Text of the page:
Bubby has spent thirty years trapped in the same small room, tricked by his mother. One day, he manages to escape, and, deranged and naive in equal measures, his adventure into the modern and nihilistic life begins.
Bad Boy Bubby is just that: a bad boy. So bad, in fact, that his mother has kept him locked in their house for his entire thirty years, convincing him that the air outside is poisonous. After a visit from his estranged father, circumstances force Bubby into the waiting world, a place which is just as unusual to him as he is to the world.Written by
Murray Chapman <firstname.lastname@example.org>
There were 32 different Directors of Photography during the shoot. The idea was to have a different D.P. for every new place that Bubby went to not only give the film more of an experimental feel, but also to eliminate the worry of having to always have the same crew on set every day. See more »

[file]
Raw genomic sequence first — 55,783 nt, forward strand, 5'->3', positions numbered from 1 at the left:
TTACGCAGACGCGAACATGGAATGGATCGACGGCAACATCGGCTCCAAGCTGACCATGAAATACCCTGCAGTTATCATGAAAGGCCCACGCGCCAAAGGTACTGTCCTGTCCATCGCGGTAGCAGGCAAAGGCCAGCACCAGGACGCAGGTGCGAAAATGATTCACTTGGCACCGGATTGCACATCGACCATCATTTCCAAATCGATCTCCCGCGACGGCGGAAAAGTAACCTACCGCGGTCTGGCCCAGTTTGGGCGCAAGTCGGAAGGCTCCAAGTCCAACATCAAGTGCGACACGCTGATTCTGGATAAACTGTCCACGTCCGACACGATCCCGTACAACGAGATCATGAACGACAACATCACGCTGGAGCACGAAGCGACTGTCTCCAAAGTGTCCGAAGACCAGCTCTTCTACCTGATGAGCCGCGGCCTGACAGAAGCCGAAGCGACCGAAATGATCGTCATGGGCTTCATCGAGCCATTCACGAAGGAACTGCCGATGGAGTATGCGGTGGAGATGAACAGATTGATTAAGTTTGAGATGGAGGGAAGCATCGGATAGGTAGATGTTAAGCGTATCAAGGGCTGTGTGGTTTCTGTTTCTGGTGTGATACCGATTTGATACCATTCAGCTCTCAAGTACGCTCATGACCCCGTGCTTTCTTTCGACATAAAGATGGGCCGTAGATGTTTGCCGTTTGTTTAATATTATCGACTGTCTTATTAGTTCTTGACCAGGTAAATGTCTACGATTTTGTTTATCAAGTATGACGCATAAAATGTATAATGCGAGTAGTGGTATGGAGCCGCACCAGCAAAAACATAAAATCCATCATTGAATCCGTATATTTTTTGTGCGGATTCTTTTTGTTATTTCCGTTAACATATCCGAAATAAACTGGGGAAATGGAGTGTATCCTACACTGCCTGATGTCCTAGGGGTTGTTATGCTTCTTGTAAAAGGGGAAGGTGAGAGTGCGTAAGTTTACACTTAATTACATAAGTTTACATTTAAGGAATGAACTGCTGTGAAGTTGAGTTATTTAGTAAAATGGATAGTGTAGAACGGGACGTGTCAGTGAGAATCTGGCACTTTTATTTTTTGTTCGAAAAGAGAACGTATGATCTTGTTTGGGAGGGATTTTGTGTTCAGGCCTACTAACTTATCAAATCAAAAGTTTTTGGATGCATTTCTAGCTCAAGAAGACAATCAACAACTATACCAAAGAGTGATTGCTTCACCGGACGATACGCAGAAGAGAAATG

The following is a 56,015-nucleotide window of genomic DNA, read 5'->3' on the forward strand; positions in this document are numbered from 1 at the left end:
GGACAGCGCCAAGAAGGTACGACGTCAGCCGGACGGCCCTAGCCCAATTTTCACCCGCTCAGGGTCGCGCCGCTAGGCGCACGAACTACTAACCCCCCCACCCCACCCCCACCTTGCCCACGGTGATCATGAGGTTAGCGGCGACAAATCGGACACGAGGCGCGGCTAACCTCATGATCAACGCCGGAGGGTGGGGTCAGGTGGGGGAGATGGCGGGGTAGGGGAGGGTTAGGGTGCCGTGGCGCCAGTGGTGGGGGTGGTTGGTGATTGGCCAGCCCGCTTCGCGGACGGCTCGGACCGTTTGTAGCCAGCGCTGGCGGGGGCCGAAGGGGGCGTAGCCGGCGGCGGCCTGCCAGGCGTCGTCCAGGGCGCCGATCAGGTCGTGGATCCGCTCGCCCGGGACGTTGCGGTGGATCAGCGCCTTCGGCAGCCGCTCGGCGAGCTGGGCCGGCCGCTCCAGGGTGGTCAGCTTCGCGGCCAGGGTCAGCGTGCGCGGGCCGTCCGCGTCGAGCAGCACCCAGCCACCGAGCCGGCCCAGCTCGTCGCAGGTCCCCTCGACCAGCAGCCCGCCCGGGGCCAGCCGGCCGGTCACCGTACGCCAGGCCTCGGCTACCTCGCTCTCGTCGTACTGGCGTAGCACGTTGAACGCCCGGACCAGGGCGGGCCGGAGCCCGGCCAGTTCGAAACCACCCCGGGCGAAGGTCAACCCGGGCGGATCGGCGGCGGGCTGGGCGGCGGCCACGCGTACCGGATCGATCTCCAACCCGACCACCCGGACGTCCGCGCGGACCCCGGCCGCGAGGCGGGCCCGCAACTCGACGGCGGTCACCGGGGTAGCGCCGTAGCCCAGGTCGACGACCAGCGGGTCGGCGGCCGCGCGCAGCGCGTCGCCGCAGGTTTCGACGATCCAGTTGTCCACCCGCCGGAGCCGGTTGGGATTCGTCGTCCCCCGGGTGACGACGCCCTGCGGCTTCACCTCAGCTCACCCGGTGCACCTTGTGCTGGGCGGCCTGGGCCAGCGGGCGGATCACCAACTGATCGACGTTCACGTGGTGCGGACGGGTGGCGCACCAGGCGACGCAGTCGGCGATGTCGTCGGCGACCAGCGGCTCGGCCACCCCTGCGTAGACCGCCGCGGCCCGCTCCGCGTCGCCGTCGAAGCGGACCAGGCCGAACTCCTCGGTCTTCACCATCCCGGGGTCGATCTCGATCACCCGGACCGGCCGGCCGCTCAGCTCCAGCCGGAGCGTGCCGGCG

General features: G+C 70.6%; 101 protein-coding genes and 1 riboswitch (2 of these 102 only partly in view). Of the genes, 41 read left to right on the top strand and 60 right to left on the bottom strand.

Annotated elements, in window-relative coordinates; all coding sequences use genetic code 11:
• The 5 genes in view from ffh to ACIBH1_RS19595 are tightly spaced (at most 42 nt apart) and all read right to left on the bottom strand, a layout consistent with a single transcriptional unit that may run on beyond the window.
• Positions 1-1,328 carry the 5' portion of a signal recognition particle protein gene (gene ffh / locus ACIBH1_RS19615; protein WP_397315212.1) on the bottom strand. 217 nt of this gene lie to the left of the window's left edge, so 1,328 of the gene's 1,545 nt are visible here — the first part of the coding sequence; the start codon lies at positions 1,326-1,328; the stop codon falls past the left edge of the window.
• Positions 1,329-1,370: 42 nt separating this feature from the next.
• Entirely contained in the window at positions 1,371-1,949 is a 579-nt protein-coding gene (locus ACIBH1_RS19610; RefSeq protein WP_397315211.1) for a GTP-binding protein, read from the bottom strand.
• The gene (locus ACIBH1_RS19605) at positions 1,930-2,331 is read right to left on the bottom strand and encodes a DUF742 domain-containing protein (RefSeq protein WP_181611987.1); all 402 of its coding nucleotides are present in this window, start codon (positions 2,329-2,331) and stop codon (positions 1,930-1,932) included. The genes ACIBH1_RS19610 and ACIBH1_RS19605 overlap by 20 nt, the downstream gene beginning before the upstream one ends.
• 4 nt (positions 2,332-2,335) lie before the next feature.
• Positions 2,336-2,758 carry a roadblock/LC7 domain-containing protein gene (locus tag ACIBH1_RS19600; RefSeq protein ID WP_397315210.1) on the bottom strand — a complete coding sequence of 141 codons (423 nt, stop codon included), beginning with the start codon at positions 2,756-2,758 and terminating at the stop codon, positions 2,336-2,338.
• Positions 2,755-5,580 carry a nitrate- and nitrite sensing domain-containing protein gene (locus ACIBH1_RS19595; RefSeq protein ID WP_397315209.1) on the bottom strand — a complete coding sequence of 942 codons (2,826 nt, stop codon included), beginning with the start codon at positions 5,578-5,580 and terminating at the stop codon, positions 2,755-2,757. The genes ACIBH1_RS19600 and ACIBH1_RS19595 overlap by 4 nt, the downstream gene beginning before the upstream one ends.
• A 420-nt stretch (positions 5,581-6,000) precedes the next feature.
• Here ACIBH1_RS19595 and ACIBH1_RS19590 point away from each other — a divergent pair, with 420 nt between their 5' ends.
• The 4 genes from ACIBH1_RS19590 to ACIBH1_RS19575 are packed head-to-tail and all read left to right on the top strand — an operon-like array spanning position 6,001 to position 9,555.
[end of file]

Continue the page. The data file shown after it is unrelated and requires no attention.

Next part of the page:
This film changed my life. No, really. It was a Friday night, and the parents were away. I was on my own in front of the television, and Channel 4 (UK + Irish viewers will know of it) was showing Bad Boy Bubby as part of some cult film season. Well, to cut a long story short, I was glued to the screen for the duration of the film (I drooled and stared at it during the commercial breaks) and when it was over, I realised that the dinner was entirely burnt. Not a particularly relevant story, you may think, but note that the television was IN THE KITCHEN, mere feet from the oven. That's how good this film is. It features possibly the greatest crazy monologue ever committed to celluloid (the pub/microphone scene), two of the most disturbing murders in any movie I've seen (and I've seen thousands), one of the most unsettling relationships I've seen, and an unbelievable central performance. This film is darker than dark, and stranger than Eraserhead. Just as Bubby is on his own throughout the film, so is the viewer. Alone, confused and disturbed beyond words.
And I've never thought of the Salvation Army in the same way since.
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